A passion for animals drives the operators of each of these facilities, all of which are worth visiting. Each has been featured in recent years on CBS4’s travel show Colorado Getaways.

The Wild Animal Sanctuary (credit: CBS)

Wild Animal Sanctuary

1946 County Road 53
Keenesburg, CO 80643

You might think you’re in Africa, but it’s really eastern Colorado. Lions, tigers, bears, mountain lions, wolves and leopards are all around. Pat Craig and his family provide a haven for discarded and otherwise homeless wild animals. In early 2011 the Wild Animal Sanctuary was in the news as 25 lions rescued from Bolivian circuses were brought there. They joined the more than 200 animals that live out their lives at the sanctuary, which also doubled in size in 2011 thanks to a large donation. To get there take I-76 to the Hudson exit and go east on Hwy 52 about 4 miles. Next go south on County Road 53 to the Sanctuary.

Colorado Wolf And Wildlife Center (credit: CBS)

Colorado Wolf and Wildlife Center

4729 Twin Rocks Road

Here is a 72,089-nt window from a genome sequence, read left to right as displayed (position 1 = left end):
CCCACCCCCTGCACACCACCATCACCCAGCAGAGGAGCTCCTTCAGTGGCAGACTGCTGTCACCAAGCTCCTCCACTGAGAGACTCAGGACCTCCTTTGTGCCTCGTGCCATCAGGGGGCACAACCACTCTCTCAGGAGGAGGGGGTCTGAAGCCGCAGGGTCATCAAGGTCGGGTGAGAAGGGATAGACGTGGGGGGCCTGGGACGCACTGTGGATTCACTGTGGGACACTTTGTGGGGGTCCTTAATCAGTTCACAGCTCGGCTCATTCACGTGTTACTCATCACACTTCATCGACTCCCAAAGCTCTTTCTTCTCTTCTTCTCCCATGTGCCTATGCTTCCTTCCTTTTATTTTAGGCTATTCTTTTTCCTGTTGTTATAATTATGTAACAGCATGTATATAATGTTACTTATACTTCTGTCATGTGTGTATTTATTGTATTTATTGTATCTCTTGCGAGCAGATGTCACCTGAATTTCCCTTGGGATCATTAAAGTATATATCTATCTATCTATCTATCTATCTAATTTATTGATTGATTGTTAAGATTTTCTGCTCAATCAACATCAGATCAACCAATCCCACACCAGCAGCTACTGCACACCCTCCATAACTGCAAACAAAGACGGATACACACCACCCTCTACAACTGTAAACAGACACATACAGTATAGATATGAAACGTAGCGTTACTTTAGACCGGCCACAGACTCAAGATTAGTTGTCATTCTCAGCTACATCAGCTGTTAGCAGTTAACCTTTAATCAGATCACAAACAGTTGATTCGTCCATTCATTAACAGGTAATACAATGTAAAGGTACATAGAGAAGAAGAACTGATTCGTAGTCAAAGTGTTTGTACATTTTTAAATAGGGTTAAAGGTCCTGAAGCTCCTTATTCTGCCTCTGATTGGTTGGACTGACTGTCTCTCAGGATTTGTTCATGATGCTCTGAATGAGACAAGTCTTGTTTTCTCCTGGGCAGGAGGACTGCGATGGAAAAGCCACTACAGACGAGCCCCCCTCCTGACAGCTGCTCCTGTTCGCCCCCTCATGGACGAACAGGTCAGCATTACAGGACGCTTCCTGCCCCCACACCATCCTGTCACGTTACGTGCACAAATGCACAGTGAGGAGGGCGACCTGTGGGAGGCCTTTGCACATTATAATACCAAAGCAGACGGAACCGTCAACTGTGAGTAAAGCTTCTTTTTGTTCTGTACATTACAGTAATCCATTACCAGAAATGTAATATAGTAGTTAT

Divide, CO 80814
(719) 687-9742

To get to the Colorado Wolf and Wildlife Center take US Hwy 24 west from Colorado Springs through Woodland Park to Divide. Continue west from Divide a mile and a half and look for the turn off to the Center. Wolves, fox and other wildlife can be found at the sanctuary. Daily tours and specials like moonlight tours are offered.

Mission Wolf (credit: CBS)

Mission: Wolf

13388 County Road 634
Gardner, CO 81040
(719) 859-2157

This remote wolf refuge in the Sangre de Cristo Mountains has been offering sanctuary to wolves and wolf hybrids for more than 20 years. It is located between Westcliffe and Gardner on the east side of the Sangre de Cristos.

Sue Cranston at Indigo Mountain Nature Center (credit: CBS)

Indigo Mountain Nature Center

Lake George, CO 80827
(719) 748-5550

This sanctuary for captive-born wildlife sits in a remote forest not too far from Lake George, Colorado. Resident wildlife includes wolf-dogs, bears, Bengal cats, hedgehogs and other animals who would never survive in the wild on their own. Large, enclosed pens offer a natural habitat for these discarded, abused or neglected animals to live out their lives. The best way to visit is to volunteer with a group to come spend time with the animals.